We built the whole system with less than hundred dollar. We searched around Home-Depot, Restores and Lowes (they are home-improvement supply superstores here in the US), and found this industrial-strength steel racks for about $30 (I don't know why they were so cheap; or perhaps we were lucky). You need such racks to bear the weight of all the pots and soil. You can also use plastic racks but again they have to be of industrial strength to carry all the loads. We set up the racks; bought some grow lights (from walmart, $4 each) and light-fixtures (for about couple of dollars from Restores); fitted the fixtures with bulbs. Hung those up through the racks, and voila! we have established our indoor green-house.

    I know! I know! I hear you can I commit such crime against environment by keeping those lights on for about 8 hours every day? I can do so because they consume very less electricity. If I leave all the grow-lights on for twenty-four hours, then at the end of the month it will consume electricity worth less than ten dollar. So, it should tell you how little it consumes and I do not leave them on for more than eight hours.

    I water them only once a week along with some water-soluble sea-weed. I do not give them a thorough soak but enough to keep the soil moist. They are inside and thus do not have any of the outdoor elements like wind, sun, to dry them up. Too much water can kill them. I can harvest from them if I want to but I mostly for my enjoyment. Come Spring I put them in the ground so that they start fruiting again. I have bulbs, tubers, peppers, various herbs, tea-plant, curry-leaf plant, ginger and turmeric plants, tomatoes and other greens there. I also have other plants -- lemon, lime, bay-leaf, herbs, aloe, papaya, guava, longevity-spinach and other house-plants -- in front of every window in the house. Our house is a mini-forest during winter. Do you have any plants inside your house during winter?

    I'm joining in the memes hosted by Eileen,  Rambling WoodsSt Germain's meme.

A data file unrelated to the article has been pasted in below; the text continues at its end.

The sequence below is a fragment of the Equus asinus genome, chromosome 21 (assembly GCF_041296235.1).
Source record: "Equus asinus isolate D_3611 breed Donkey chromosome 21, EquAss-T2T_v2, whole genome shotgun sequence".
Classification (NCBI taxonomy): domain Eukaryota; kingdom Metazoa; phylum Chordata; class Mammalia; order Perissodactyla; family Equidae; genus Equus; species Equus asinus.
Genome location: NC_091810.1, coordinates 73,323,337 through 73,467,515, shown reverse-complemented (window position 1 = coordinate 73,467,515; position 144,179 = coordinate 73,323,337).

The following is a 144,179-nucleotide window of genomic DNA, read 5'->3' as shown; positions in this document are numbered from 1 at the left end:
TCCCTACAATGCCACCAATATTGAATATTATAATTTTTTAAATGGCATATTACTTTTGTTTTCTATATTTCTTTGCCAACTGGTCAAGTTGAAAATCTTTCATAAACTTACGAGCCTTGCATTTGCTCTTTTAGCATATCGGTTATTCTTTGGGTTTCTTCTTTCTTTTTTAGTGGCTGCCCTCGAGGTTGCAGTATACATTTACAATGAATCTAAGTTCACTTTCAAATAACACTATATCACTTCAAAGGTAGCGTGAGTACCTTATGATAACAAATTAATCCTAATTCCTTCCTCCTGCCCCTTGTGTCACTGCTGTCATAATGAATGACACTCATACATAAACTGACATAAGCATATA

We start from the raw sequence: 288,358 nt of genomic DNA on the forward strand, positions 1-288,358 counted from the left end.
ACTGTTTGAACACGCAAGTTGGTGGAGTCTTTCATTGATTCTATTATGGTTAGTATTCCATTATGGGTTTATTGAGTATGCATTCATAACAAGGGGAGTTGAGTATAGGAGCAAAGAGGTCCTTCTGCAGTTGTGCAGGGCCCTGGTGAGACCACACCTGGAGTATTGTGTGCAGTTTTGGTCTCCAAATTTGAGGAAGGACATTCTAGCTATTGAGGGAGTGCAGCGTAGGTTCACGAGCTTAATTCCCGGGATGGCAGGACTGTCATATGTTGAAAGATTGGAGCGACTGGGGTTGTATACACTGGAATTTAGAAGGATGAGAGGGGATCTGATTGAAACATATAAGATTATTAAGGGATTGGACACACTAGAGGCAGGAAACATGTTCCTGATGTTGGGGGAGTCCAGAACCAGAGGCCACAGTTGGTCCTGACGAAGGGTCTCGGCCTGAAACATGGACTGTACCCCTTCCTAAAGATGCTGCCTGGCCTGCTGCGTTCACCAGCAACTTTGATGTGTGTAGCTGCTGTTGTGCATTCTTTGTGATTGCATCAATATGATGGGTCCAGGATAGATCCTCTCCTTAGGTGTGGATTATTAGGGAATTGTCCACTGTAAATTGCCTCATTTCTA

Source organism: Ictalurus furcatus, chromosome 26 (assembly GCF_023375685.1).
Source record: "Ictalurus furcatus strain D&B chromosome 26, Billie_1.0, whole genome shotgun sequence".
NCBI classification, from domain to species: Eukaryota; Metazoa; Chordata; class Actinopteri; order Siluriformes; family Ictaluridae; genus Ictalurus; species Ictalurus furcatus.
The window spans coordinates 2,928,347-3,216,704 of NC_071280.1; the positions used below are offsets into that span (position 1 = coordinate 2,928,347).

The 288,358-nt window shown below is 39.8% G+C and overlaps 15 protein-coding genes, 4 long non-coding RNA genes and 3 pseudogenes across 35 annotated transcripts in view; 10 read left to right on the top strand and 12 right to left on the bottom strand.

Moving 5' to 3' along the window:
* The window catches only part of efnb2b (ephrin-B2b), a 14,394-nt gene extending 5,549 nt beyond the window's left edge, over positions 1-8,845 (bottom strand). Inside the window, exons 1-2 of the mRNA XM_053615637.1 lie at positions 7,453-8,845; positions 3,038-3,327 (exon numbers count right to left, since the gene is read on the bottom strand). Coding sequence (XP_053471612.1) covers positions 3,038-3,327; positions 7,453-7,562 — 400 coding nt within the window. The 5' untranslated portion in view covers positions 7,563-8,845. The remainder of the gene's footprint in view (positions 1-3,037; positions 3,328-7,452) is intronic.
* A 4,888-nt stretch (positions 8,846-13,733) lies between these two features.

1. It to cold to snow here in North Idaho. You ask me where the link was for my dog Daisy teeth cleaning...It on right hand side of my blog right below my profile and above coffee drinkers...

    2. What an interesting post! My daughter and son-in-law have a kind of an indoor seed-shed, but it does get under 32 degr. here on 2000-3000 feet altitude, so heat is also needed.
      This is a very useful problem that is a great idea for a SEASONS post, so I may steal this idea from you -and refer to your post for the people who have a patch of ground to do this.Thank you so much for sharing what works for you at ALL SEASONS, and have a great rest of the week!

    3. What a great post. This really really isn't my time of year. I've been growing Celebrity and Super Sauce Romas from Burpee. I get a lot of tomatoes but later in the season the blight devastates the plants. Linda and I finally got a small camping trailer after tent camping for 20 years. Being a "Teardrop" it is small and light weight for a trailer. (easy to tow).. Still cost to much though LOL. Have a great day

    4. Seed catalogs are always wonderful to browse through and dream over! The nice thing about Colorado winters where I live is that I see wildlife all the time which helps keep away the blues. Fox, deer, rabbits, squirrels and raccoons are daily visitors. I also still take hikes in winter--getting outside among bature helps any time of the year.

    5. What a beautiful and fun post! You have found many excellent reasons to why we love gardening... and perhaps there are even more of them. :) Your indoor-gardening looks lovely.
      Thank you for your comment today. The American mink is an invasive species where I live and does serious damage to the populations of aquatic birds.

    6. This is a great post. I too get depressed but this post cheered me up. I would like to grow some plants inside but I don't have room yet, Yet... LOL..... Michelle

    7. Gardening to me is a four letter word! ----- W O R K
      But I enjoy it. Around where I live tho, we have no snow, and the flower garden needs work year 'round.